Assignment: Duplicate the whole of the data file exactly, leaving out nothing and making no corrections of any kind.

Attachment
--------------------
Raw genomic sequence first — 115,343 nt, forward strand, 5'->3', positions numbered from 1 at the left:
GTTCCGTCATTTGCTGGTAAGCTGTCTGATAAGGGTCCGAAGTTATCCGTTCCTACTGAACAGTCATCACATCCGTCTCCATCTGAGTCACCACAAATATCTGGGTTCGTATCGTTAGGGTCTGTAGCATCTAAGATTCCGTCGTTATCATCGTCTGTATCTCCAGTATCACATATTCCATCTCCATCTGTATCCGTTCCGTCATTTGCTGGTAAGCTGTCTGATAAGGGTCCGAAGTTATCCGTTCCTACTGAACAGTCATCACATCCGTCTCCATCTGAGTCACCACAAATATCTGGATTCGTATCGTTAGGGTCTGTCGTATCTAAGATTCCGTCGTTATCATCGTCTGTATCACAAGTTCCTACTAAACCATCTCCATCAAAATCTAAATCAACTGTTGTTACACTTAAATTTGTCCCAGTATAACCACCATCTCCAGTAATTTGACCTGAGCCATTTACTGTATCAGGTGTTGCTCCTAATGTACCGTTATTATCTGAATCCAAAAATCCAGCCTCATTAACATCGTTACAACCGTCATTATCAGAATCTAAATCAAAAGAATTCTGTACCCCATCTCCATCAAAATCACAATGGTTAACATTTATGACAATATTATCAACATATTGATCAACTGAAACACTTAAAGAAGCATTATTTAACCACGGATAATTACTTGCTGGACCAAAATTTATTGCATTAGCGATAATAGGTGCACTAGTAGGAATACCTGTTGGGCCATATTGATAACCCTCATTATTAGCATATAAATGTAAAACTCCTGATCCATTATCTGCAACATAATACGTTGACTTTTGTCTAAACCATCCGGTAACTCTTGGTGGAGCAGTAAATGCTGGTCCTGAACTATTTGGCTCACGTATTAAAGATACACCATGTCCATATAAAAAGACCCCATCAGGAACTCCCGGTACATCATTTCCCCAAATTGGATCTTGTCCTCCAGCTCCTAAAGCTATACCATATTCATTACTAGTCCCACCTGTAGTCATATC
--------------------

Raw genomic sequence first — 115,343 nt, forward strand, 5'->3', positions numbered from 1 at the left:
GTTCCGTCATTTGCTGGTAAGCTGTCTGATAAGGGTCCGAAGTTATCCGTTCCTACTGAACAGTCATCACATCCGTCTCCATCTGAGTCACCACAAATATCTGGGTTCGTATCGTTAGGGTCTGTAGCATCTAAGATTCCGTCGTTATCATCGTCTGTATCTCCAGTATCACATATTCCATCTCCATCTGTATCCGTTCCGTCATTTGCTGGTAAGCTGTCTGATAAGGGTCCGAAGTTATCCGTTCCTACTGAACAGTCATCACATCCGTCTCCATCTGAGTCACCACAAATATCTGGATTCGTATCGTTAGGGTCTGTCGTATCTAAGATTCCGTCGTTATCATCGTCTGTATCACAAGTTCCTACTAAACCATCTCCATCAAAATCTAAATCAACTGTTGTTACACTTAAATTTGTCCCAGTATAACCACCATCTCCAGTAATTTGACCTGAGCCATTTACTGTATCAGGTGTTGCTCCTAATGTACCGTTATTATCTGAATCCAAAAATCCAGCCTCATTAACATCGTTACAACCGTCATTATCAGAATCTAAATCAAAAGAATTCTGTACCCCATCTCCATCAAAATCACAATGGTTAACATTTATGACAATATTATCAACATATTGATCAACTGAAACACTTAAAGAAGCATTATTTAACCACGGATAATTACTTGCTGGACCAAAATTTATTGCATTAGCGATAATAGGTGCACTAGTAGGAATACCTGTTGGGCCATATTGATAACCCTCATTATTAGCATATAAATGTAAAACTCCTGATCCATTATCTGCAACATAATACGTTGACTTTTGTCTAAACCATCCGGTAACTCTTGGTGGAGCAGTAAATGCTGGTCCTGAACTATTTGGCTCACGTATTAAAGATACACCATGTCCATATAAAAAGACCCCATCAGGAACTCCCGGTACATCATTTCCCCAAATTGGATCTTGTCCTCCAGCTCCTAAAGCTATACCATATTCATTACTAGTCCCACCTGTAGTCATATC